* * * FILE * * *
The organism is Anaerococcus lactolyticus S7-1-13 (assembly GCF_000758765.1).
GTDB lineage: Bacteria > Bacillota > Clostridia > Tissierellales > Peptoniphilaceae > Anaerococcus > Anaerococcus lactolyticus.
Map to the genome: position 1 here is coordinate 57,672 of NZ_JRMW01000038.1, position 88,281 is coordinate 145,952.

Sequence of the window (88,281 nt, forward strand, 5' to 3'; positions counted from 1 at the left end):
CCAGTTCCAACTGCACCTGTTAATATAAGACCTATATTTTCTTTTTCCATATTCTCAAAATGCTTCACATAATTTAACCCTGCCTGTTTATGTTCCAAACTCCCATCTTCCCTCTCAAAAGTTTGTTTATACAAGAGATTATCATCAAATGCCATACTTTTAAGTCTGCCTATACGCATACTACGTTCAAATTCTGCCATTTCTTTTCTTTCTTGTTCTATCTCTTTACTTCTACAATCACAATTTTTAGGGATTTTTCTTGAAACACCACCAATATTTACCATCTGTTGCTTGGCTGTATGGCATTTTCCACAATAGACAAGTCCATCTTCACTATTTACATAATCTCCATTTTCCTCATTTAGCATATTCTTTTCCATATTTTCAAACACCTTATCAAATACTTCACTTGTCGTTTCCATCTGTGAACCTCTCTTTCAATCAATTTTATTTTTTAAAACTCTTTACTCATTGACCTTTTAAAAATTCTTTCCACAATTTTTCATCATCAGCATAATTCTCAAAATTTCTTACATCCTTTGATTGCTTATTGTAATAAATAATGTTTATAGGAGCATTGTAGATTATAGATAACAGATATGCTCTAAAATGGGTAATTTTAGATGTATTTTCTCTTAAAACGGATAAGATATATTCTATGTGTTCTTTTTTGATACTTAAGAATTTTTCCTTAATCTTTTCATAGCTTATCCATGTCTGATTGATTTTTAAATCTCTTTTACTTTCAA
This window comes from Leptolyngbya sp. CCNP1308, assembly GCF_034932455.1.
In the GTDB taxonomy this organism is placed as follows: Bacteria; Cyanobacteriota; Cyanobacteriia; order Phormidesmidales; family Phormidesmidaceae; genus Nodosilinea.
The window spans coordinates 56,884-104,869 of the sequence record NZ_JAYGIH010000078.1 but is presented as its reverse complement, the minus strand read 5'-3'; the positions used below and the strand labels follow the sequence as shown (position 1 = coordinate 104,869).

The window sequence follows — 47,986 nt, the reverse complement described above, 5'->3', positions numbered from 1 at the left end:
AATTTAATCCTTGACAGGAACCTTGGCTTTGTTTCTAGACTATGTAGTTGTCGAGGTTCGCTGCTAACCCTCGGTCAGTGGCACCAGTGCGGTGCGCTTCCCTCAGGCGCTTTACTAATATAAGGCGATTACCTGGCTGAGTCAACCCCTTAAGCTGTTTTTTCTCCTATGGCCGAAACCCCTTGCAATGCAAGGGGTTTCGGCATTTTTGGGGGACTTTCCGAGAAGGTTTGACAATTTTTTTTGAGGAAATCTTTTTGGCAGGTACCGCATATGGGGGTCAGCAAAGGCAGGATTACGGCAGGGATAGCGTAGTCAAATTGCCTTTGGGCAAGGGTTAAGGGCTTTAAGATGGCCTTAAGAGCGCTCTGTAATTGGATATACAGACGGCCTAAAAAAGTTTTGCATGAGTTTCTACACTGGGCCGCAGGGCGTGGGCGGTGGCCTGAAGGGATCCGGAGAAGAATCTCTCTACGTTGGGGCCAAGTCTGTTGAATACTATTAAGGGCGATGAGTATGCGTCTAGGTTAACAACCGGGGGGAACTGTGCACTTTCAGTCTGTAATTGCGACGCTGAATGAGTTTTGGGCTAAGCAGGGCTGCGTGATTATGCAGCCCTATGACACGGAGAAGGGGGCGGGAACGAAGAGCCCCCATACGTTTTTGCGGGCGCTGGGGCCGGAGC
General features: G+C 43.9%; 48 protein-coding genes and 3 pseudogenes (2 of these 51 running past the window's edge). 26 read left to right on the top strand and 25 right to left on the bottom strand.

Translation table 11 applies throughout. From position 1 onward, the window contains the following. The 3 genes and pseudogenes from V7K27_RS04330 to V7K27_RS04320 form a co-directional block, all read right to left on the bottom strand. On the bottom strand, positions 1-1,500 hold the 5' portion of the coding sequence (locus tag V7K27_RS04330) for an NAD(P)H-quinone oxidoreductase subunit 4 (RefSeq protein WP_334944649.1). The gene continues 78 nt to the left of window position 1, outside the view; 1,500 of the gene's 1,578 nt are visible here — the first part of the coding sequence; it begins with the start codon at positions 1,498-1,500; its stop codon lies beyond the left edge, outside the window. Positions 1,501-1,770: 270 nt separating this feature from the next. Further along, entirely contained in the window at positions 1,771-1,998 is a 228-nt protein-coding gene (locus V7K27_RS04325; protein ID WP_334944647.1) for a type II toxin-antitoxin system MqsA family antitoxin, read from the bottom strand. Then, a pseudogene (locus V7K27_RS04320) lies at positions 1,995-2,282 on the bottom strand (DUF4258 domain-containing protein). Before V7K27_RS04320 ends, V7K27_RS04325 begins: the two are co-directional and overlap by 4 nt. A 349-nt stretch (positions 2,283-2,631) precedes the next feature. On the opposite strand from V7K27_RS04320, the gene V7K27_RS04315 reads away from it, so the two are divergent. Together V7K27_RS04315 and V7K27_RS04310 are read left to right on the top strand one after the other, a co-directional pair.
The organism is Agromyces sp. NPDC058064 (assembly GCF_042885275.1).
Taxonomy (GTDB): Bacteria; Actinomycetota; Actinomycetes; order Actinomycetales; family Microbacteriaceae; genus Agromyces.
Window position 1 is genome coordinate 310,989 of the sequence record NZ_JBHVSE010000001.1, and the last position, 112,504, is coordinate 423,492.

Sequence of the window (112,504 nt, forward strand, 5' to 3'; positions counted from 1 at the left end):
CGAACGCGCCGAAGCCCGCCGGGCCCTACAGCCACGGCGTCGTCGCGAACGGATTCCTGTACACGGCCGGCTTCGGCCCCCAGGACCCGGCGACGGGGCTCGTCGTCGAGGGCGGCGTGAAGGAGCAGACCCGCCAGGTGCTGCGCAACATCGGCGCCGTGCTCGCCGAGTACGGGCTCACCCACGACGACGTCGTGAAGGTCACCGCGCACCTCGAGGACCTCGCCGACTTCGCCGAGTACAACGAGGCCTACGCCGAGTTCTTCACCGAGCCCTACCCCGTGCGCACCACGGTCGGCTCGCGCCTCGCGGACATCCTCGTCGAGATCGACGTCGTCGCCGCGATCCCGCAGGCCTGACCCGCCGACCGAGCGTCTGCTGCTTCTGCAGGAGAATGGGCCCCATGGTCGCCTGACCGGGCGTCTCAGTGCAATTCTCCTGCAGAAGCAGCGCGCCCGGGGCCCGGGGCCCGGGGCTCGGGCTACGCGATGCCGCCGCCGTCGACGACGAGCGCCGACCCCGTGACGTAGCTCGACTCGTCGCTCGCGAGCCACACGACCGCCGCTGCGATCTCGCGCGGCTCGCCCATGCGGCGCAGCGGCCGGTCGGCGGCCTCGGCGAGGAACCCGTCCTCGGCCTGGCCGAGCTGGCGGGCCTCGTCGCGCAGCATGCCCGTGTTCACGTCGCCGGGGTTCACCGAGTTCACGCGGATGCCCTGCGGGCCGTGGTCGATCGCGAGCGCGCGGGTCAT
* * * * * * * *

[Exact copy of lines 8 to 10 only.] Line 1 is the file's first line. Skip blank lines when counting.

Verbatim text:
The window spans coordinates 56,884-104,869 of the sequence record NZ_JAYGIH010000078.1 but is presented as its reverse complement, the minus strand read 5'-3'; the positions used below and the strand labels follow the sequence as shown (position 1 = coordinate 104,869).

The window sequence follows — 47,986 nt, the reverse complement described above, 5'->3', positions numbered from 1 at the left end:
AATTTAATCCTTGACAGGAACCTTGGCTTTGTTTCTAGACTATGTAGTTGTCGAGGTTCGCTGCTAACCCTCGGTCAGTGGCACCAGTGCGGTGCGCTTCCCTCAGGCGCTTTACTAATATAAGGCGATTACCTGGCTGAGTCAACCCCTTAAGCTGTTTTTTCTCCTATGGCCGAAACCCCTTGCAATGCAAGGGGTTTCGGCATTTTTGGGGGACTTTCCGAGAAGGTTTGACAATTTTTTTTGAGGAAATCTTTTTGGCAGGTACCGCATATGGGGGTCAGCAAAGGCAGGATTACGGCAGGGATAGCGTAGTCAAATTGCCTTTGGGCAAGGGTTAAGGGCTTTAAGATGGCCTTAAGAGCGCTCTGTAATTGGATATACAGACGGCCTAAAAAAGTTTTGCATGAGTTTCTACACTGGGCCGCAGGGCGTGGGCGGTGGCCTGAAGGGATCCGGAGAAGAATCTCTCTACGTTGGGGCCAAGTCTGTTGAATACTATTAAGGGCGATGAGTATGCGTCTAGGTTAACAACCGGGGGGAACTGTGCACTTTCAGTCTGTAATTGCGACGCTGAATGAGTTTTGGGCTAAGCAGGGCTGCGTGATTATGCAGCCCTATGACACGGAGAAGGGGGCGGGAACGAAGAGCCCCCATACGTTTTTGCGGGCGCTGGGGCCGGAGC